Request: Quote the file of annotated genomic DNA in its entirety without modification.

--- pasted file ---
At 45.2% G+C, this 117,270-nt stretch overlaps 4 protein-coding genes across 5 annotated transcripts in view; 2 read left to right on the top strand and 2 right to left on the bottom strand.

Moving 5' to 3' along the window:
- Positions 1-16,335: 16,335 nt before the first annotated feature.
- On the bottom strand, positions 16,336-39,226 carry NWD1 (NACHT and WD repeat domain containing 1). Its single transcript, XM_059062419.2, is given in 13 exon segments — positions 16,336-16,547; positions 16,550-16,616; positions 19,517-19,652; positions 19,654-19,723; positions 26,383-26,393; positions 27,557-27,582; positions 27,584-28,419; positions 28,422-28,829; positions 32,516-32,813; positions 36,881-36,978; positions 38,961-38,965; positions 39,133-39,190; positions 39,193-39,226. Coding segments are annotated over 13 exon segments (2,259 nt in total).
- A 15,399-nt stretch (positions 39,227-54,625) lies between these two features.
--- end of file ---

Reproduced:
At 45.2% G+C, this 117,270-nt stretch overlaps 4 protein-coding genes across 5 annotated transcripts in view; 2 read left to right on the top strand and 2 right to left on the bottom strand.

Moving 5' to 3' along the window:
- Positions 1-16,335: 16,335 nt before the first annotated feature.
- On the bottom strand, positions 16,336-39,226 carry NWD1 (NACHT and WD repeat domain containing 1). Its single transcript, XM_059062419.2, is given in 13 exon segments — positions 16,336-16,547; positions 16,550-16,616; positions 19,517-19,652; positions 19,654-19,723; positions 26,383-26,393; positions 27,557-27,582; positions 27,584-28,419; positions 28,422-28,829; positions 32,516-32,813; positions 36,881-36,978; positions 38,961-38,965; positions 39,133-39,190; positions 39,193-39,226. Coding segments are annotated over 13 exon segments (2,259 nt in total).
- A 15,399-nt stretch (positions 39,227-54,625) lies between these two features.